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Sword of the Samurai is a historical strategy adventure game developed and published by MicroProse for the PC (running DOS-based hardware) in 1989.

Similar to MicroProse's other strategy adventure games (such as Sid Meier's Covert Action and Sid Meier's Pirates!), the game shifts between an overall turn-based role-playing segment (where players control their general interactions) and numerous real-time mini-game segments.

Players control a lineage of lowly gokenin samurai in Feudal Japan, as they try to rise through the ranks of their clan by either amassing a strong army or committing honorable acts. Along the way, they must continue their lineage (by courting wives to bear children) and keep their political rivals in check (sometimes through espionage, such as kidnapping, treachery, and assassination).

The game was later digitally re-released in 2014 by Retroism and Nightdive for modern PC, Mac, and Linux systems on Steam and GOG.com. Like most digital re-releases of DOS games, it uses DOSBox emulation.

Game Phases

The Samurai and Hatamoto phases require a lengthy travel sequence with random encounters.
The Samurai and Hatamoto phases require a lengthy travel sequence with random encounters.

The main game is split up into three phases: Samurai, Hatamoto, and Daimyo. Each phase determines the size of the player's army and who leads them. The end goal of the game is for the player's daimyo to successfully become warlord (shogun) of all Japan.

  • Samurai - In the earliest phase of the game, players hold only a small fief and control only a small band of soldiers. They are led by a lieutenant (hatamoto) of the clan and must be in the best favor of the clan's lord (daimyo) to be named the successor (once the hatamoto dies or retires).
  • Hatamoto - When the player's samurai succeeds their hatamoto, they control a much larger fief, and thus control a bigger army. While the gameplay is identical to the previous phase, some aspects of the game are more difficult (including longer distances to travel and rival castles with multiple floors). They are led by the clan's daimyo, and can become the successor either by usurping the current daimyo by force (a risky maneuver which involves success of all three action sequences) or by declaring themselves daimyo once the old one dies or retires (which can be contested by rival hatamotos, sometimes requiring a strategic battle).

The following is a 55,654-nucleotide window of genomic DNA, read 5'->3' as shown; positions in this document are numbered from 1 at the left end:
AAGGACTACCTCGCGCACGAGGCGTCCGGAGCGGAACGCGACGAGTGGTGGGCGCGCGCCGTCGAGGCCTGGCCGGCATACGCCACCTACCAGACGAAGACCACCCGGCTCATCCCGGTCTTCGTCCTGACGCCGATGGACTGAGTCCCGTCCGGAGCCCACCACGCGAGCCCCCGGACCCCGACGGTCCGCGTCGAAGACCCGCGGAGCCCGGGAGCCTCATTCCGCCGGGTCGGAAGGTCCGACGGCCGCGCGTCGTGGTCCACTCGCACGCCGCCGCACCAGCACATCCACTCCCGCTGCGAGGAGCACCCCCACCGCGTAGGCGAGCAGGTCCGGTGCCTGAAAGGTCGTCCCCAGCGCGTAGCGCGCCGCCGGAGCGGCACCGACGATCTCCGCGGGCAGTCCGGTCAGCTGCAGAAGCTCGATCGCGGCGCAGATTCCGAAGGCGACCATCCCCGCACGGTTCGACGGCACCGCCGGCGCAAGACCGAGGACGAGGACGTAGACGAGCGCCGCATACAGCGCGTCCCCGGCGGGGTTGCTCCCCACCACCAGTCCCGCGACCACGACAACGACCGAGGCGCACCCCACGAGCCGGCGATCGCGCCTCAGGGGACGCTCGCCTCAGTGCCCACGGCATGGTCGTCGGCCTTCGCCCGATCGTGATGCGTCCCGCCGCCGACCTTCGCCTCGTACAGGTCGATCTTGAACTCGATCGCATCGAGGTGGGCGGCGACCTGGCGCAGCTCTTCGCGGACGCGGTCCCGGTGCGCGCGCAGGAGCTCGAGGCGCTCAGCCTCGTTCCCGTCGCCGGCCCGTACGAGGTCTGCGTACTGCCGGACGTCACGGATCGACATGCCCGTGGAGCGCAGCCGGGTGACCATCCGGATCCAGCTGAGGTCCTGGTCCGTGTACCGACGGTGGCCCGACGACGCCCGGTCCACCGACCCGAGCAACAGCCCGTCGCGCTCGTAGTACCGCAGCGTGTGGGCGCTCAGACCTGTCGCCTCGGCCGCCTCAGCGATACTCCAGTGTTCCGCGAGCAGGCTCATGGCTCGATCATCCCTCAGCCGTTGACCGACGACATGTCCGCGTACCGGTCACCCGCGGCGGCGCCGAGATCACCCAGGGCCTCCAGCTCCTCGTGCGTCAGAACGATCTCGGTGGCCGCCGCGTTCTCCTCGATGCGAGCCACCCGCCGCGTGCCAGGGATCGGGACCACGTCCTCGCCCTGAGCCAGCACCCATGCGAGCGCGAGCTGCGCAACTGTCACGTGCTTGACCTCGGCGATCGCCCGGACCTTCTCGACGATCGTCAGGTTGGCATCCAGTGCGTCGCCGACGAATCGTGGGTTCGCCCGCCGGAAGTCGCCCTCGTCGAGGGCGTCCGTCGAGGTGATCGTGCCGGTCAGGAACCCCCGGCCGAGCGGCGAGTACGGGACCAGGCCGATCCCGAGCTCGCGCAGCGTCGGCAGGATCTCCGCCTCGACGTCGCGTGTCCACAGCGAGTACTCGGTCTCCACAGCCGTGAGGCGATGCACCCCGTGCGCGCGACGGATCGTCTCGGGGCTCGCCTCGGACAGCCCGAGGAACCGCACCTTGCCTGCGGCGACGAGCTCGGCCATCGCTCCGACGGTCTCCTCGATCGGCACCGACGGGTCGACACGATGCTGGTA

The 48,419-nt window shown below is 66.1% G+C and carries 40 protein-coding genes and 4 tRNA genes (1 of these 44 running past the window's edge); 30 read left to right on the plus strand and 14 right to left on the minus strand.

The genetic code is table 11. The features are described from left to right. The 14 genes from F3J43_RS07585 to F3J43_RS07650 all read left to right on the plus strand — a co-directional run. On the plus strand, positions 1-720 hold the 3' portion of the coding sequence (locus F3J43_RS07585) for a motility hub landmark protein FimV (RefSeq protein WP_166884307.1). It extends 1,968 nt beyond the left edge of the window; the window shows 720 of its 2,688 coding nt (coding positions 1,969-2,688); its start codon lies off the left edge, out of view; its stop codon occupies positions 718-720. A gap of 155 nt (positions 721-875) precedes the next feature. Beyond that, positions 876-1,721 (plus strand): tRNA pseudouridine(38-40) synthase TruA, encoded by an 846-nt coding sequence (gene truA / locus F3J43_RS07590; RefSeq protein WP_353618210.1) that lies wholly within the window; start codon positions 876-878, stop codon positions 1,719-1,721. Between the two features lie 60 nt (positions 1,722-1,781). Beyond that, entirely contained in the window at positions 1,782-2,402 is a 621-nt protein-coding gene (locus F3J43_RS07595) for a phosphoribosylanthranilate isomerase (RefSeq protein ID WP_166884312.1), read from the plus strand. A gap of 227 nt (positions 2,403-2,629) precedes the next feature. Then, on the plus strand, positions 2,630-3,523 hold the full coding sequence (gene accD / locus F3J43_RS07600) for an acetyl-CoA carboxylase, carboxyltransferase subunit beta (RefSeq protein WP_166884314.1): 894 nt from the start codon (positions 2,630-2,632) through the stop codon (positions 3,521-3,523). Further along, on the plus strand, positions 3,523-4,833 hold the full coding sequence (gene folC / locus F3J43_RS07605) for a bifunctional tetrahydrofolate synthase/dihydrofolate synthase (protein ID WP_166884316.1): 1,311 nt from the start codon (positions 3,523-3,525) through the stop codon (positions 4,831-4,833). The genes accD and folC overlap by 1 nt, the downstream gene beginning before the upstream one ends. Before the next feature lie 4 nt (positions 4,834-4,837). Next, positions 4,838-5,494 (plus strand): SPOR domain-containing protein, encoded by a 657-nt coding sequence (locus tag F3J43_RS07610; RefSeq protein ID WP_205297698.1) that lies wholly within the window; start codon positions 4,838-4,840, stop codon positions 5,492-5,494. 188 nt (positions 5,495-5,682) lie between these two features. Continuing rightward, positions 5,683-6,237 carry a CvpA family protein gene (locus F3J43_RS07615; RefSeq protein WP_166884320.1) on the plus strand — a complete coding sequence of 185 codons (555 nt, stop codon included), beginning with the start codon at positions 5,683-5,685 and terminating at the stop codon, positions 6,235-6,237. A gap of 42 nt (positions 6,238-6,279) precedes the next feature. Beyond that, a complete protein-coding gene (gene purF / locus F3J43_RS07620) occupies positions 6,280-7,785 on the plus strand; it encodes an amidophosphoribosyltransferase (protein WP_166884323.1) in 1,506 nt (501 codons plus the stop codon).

• Daimyo - In the game's final phase, players now control whole provinces with a very large army. Unlike the other phases, the province map for on-foot traveling is replaced by a strategic map of all Japan. Players can now conquer other territories (contested or not) and have no higher authority to serve (allowing them to commit treacherous acts without being forced to commit seppuku). To reach the endgame, players must conquer at least 24 provinces (one of them required to be Omi) and win one final strategic battle against an alliance of all rival daimyos.

One the player conquers all of Japan as shogun, they are given an epilogue and final score determining the success of their shogunate. This score is determined by the player's current stats, game difficulty, whether they have a heir, and the size of their rival armies. Epilogues range from an immediate overthrow to centuries of peaceful rule.

Mini-Games

  • Dueling - A one on one sword fight. Players are able to block and swing a sword in various directions, in addition to moving about a small play area. It comes in several scenarios, including training, killing cornered assassinations, or even duels from wandering swordsmen. Failure can often lead to death. Victory grants honor.
  • Melee - Viewed from overhead, players are confronted with a multitude of enemies they must defeat. Like dueling, it comes in a variety of differing scenarios, such as infiltrating mountain bandit bases to save damsels in distress, sneaking into a rivals castle to assassinate him, or defending a village from bandit attack. Victory can grant honor, or in the damsel in distress case, a bride.
  • Battle - A strategy mini-game viewed from an overhead perspective. Players are either on the offensive, or the defensive, and can pick from a few different formations and approaches to begin with. The player's army starts off as pure infantry, more varied troop types become available as the player's troop count grows. Eventually players will control archers, horsemen, and arquebuses (very early pre-musket guns). The attacking side always marches towards the defending side, and the side that either eliminates or routes the enemy wins. Victory often grants more territory, and thus a larger army.
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